Jack Miller will serve a long-lap penalty in Sunday’s German Grand Prix, after crashing at the beginning of fourth practice at the Sachsenring’s final corner while yellow flags were still being displayed for an earlier fall for Aprilia rider Aleix Espargaro.
This will further complicate the Australian’s race, Miller already starting from sixth on the grid after a messy qualifying.
Another victim of the sachsenring ⚔️
— MotoGP™🏁 (@MotoGP) June 18, 2022
Miller fell at the final corner early in the FP4 session and admitted straight up afterwards that he had done so after clearly seeing the yellow flags go out – but insisted at his post-qualifying media debrief that he was going to the stewards to fight his corner after feeling that he had done nothing wrong.
“I don’t know yet if I’ve got a penalty,” the Ducati rider said, “but I’m going to go plead my case. I started FP4 on the hard-hard option and I had a big vibration in the front tyre and I don’t know why.
“I saw the yellow flags, and I literally said to myself inside my helmet ‘don’t crash.’ I braked early and the next thing I was on the ground.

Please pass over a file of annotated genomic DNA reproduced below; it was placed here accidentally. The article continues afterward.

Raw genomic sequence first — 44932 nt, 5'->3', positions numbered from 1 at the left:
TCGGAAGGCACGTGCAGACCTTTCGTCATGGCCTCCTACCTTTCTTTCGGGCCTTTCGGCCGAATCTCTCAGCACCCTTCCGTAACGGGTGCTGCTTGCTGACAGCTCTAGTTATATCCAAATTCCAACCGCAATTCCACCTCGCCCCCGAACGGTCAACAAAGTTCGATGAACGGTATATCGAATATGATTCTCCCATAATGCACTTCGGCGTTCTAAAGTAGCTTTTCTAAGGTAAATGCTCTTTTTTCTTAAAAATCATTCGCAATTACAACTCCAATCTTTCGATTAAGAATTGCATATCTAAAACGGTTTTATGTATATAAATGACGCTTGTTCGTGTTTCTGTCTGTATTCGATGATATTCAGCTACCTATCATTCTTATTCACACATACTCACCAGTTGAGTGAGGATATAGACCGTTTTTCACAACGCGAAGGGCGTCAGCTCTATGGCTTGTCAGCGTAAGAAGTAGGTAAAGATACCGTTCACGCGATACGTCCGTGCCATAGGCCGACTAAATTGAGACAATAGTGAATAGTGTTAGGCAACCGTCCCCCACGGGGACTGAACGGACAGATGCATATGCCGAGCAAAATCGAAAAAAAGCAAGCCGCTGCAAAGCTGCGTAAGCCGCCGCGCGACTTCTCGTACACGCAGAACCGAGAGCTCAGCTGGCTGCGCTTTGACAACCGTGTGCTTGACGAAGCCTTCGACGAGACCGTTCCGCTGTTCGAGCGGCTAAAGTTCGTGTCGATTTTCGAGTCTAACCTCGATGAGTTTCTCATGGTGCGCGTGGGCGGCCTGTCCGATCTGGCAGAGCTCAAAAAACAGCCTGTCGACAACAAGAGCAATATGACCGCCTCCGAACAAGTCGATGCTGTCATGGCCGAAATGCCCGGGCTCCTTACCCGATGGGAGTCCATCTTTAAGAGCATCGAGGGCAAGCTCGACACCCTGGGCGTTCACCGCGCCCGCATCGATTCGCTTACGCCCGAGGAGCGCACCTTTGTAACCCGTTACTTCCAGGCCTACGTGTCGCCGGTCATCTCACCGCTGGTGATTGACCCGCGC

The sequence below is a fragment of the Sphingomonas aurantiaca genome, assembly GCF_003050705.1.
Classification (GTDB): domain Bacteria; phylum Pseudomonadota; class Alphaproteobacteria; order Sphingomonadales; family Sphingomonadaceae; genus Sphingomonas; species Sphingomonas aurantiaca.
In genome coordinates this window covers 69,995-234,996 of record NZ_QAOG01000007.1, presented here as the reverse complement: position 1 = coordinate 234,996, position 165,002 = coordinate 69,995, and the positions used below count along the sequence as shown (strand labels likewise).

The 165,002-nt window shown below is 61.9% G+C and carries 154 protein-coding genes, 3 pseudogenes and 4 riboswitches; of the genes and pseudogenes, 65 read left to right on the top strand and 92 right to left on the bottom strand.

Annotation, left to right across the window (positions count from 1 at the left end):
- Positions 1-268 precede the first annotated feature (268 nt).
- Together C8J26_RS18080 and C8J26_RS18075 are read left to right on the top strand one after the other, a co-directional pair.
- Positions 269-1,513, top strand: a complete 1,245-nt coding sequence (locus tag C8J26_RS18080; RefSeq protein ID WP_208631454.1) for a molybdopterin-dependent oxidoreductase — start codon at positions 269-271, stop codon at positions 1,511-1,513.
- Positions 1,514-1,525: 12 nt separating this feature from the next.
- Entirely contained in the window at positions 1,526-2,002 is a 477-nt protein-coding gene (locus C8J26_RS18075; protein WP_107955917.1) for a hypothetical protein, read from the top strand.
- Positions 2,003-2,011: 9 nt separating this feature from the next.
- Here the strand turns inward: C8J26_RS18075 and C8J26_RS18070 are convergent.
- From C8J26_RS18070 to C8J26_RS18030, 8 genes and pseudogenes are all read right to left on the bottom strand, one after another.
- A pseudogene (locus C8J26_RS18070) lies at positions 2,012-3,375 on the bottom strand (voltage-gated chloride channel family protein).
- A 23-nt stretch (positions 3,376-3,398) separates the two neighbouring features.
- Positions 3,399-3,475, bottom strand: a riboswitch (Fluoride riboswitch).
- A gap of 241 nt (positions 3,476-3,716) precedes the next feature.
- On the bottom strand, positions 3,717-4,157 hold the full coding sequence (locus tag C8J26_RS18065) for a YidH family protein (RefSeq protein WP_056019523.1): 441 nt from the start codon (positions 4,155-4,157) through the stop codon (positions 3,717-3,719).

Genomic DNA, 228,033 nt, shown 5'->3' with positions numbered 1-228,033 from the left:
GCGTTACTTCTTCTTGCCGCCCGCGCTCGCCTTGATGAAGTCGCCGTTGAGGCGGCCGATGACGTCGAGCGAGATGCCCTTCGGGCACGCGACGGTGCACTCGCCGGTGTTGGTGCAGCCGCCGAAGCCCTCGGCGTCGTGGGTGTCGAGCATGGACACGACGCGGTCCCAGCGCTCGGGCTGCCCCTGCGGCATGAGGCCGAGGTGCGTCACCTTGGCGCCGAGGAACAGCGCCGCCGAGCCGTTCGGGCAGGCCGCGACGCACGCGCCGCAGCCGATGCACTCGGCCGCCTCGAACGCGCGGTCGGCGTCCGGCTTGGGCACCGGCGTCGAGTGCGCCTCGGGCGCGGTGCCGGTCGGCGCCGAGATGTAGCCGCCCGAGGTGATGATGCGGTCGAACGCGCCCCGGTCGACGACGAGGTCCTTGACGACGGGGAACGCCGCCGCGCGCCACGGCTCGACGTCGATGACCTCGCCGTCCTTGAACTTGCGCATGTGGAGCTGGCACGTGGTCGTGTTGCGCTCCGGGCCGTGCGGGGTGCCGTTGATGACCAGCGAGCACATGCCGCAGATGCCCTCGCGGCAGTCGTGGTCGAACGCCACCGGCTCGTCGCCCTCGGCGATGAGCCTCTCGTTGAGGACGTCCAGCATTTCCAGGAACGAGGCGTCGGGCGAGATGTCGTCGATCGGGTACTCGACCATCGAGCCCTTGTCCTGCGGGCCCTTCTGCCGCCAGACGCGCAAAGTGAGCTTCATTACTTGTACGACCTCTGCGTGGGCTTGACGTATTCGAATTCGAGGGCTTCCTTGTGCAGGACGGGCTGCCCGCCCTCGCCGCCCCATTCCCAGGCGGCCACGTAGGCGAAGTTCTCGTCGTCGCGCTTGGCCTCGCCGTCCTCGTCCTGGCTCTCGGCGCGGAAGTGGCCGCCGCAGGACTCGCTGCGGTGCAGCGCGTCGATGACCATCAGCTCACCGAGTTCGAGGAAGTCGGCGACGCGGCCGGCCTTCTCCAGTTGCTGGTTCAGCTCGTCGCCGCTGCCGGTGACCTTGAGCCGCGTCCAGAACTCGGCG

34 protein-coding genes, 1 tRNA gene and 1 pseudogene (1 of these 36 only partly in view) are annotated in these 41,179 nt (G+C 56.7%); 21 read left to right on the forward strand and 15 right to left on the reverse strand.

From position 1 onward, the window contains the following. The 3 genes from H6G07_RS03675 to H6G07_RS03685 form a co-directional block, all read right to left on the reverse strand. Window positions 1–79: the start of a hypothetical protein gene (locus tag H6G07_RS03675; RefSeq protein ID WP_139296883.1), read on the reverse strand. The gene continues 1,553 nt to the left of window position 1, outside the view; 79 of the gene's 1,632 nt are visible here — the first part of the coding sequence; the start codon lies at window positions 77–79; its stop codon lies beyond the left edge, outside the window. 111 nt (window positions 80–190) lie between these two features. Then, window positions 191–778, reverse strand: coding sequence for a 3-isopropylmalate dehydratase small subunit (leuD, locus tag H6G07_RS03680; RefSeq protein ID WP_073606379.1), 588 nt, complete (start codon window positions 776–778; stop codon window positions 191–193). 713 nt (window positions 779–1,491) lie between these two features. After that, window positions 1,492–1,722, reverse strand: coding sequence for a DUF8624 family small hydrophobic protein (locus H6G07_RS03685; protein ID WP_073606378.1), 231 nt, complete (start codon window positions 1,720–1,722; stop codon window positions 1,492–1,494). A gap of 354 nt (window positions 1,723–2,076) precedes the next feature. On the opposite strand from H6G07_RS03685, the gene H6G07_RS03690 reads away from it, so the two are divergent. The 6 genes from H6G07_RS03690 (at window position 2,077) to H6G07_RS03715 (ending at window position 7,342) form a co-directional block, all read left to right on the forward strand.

“I understood of course that there was nobody in the gravel, but it was under yellow and I had literally told myself not to crash.
“Of course I’d understand [if I was penalised] because I crashed under yellow flags, but I’ll go plead my case and say I wasn’t trying to improve. You can see from my sectors, I’ll take some data to show it, and what will be will be.
“There have been a couple of guys this weekend [mentioning it] but that was my first vibrating tyre this weekend on the front, so I don’t know why that is and if it was a factor or not.
“We’re preparing data to take up there.”
“Many riders complained about chatter,” a Michelin spokesperson told The Race when asked for comment, “but there was nothing out of the ordinary with Miller’s tyre.”
Regardless of the cause, Miller now faces a difficult race at the German circuit, which is already notoriously hard to overtake on – an issue further compounded by a rushed afternoon caused by the aftermath of the fall.
“I brought the bike back,” he explained, “jumped on the other one, and I had tried it out in the morning but we had a technical issue with it, something wrong with the clutch, and when I jumped on it again it still had it; we hadn’t fixed it.
“So then yeah, it was just trying to fix bike one from the crash and I managed to get out for one lap, and as far as I could tell it was straight but during qualifying we had some sort of electrical issue and it was cutting in and out and the dashboard was losing power. It was a busy afternoon.”